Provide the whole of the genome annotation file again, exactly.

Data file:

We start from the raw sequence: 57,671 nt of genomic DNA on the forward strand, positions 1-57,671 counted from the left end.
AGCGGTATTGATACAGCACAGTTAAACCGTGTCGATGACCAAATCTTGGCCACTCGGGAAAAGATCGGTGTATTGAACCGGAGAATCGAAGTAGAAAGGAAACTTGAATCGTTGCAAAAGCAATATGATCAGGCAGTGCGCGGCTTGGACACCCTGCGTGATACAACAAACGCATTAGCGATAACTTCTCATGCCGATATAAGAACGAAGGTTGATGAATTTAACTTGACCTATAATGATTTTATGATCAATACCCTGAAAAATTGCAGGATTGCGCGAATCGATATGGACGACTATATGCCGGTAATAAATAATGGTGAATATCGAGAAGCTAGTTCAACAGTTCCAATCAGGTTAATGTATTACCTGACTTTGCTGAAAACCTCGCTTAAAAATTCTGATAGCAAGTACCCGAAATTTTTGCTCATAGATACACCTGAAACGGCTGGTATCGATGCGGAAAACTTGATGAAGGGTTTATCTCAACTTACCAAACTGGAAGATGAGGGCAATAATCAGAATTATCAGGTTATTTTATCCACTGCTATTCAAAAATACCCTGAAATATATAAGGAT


We start from the raw sequence: 57,671 nt of genomic DNA on the forward strand, positions 1-57,671 counted from the left end.
AGCGGTATTGATACAGCACAGTTAAACCGTGTCGATGACCAAATCTTGGCCACTCGGGAAAAGATCGGTGTATTGAACCGGAGAATCGAAGTAGAAAGGAAACTTGAATCGTTGCAAAAGCAATATGATCAGGCAGTGCGCGGCTTGGACACCCTGCGTGATACAACAAACGCATTAGCGATAACTTCTCATGCCGATATAAGAACGAAGGTTGATGAATTTAACTTGACCTATAATGATTTTATGATCAATACCCTGAAAAATTGCAGGATTGCGCGAATCGATATGGACGACTATATGCCGGTAATAAATAATGGTGAATATCGAGAAGCTAGTTCAACAGTTCCAATCAGGTTAATGTATTACCTGACTTTGCTGAAAACCTCGCTTAAAAATTCTGATAGCAAGTACCCGAAATTTTTGCTCATAGATACACCTGAAACGGCTGGTATCGATGCGGAAAACTTGATGAAGGGTTTATCTCAACTTACCAAACTGGAAGATGAGGGCAATAATCAGAATTATCAGGTTATTTTATCCACTGCTATTCAAAAATACCCTGAAATATATAAGGAT